Girls Rock!

Girls Rock!: Fifty Years of Women Making Music

Mina Carson
Tisa Lewis
Susan M. Shaw
Jennifer Baumgardner
Amy Richards
Copyright Date: 2004
Edition: 1
Pages: 272
https://www.jstor.org/stable/j.ctt130j6dp
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  • Book Info
    Girls Rock!
    Book Description:

    With a foreword by Jennifer Baumgardner and Amy Richards

    Girls Rock!explores the many ways women have defined themselves as rock musicians in an industry once dominated and controlled by men. Integrating history, feminist analysis, and developmental theory, the authors describe how and why women have become rock musicians -- what inspires them to play and perform, how they write, what their music means to them, and what they hope their music means to listeners. As these musicians tell their stories, topics emerge that illuminate broader trends in rock's history. From Wanda Jackson's revolutionary act of picking up a guitar to the current success of independent artists such as Ani DiFranco,Girls Rock!examines the shared threads of these performers' lives and the evolution of women's roles in rock music since its beginnings in the 1950s. This provocative investigation of women in rock is based on numerous interviews with a broad spectrum of women performers -- those who have achieved fame and those just starting bands, those playing at local coffeehouses and those selling out huge arenas. Girls Rock! celebrates what female musicians have to teach about their experiences as women, artists, and rock musicians.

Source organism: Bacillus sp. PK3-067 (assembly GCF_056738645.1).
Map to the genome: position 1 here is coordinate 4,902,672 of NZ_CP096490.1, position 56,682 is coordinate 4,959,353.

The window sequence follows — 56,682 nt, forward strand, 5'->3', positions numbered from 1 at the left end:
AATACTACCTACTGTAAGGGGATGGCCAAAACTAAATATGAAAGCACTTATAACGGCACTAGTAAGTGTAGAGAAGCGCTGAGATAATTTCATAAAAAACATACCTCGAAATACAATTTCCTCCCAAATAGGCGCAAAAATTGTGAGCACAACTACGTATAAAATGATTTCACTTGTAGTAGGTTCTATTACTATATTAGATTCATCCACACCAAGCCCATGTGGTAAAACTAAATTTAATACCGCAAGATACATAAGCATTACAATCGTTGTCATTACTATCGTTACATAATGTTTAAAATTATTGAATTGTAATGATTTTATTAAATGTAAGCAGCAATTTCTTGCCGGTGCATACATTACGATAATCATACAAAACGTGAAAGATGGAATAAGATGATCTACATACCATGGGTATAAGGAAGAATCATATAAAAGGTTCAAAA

eISBN: 978-0-8131-5010-9
    Subjects: Music, Sociology

Table of Contents

  1. Front Matter
    (pp. i-vi)
  2. Table of Contents
    (pp. vii-viii)
  3. FOREWORD
    (pp. ix-xiv)
    Jennifer Baumgardner and Amy Richards

    Rolling Stonerecently made one of their typical pronouncements: a list of the “100 all time best guitarists:” Unsurprisingly, 98 percent of the list was men—Joni Mitchell and Joan Jett had made it, while Bonnie Raitt had not. But more shocking than the low XX turnout were our low expectations. It didn’t occur to either of us that any chick guitarist would break the top one hundred. In our brainwashed heads, the wordguitarwas still synonymous withmale. If it had been the hundred best singers, we could have named dozens of women. If it had been the...

  4. PREFACE
    (pp. xv-xx)
    Mina Carson, Tisa Lewis and Susan M. Shaw
  5. CHAPTER 1 GIRLS WITH GUITARS
    (pp. 1-20)

    Wanda Jackson built her career on a dare. When she was twelve, her church friends dared her to try out forThe Local Talent, a fifteen-minute radio spot hosted by Jay Davis on KLPR in Oklahoma City. Scared to death, Wanda hauled her guitar to the station and won the tryout. “One thing led to another,” she recalls. She began winning local contests, and when the radio station announced a contest to win a daily quarter-hour slot for six months, Wanda won that one too.

    At the end of six months she was not ready to give up her show....

  6. CHAPTER 2 SEX, RACE, AND ROCK ’N’ ROLL
    (pp. 21-41)

    A visionary promoter, Dick Clark combined what was right with what sold. Running mixed-race caravans of “stars” through the segregated South in the early 1960s, he pushed the edges of America’s rigid racial envelope. Some performers paid a higher price than others. Mary Wilson of The Supremes remembers one of Clark’s Southern bus tours around 1964. “Many places we were not allowed to come in. They said that the white groups could come in, but the black groups would have to go. So Dick Clark was really a great guy. . . . And he said, ‘Well, if you can’t...

  7. CHAPTER 3 THE SINGER AND THE SONG
    (pp. 42-64)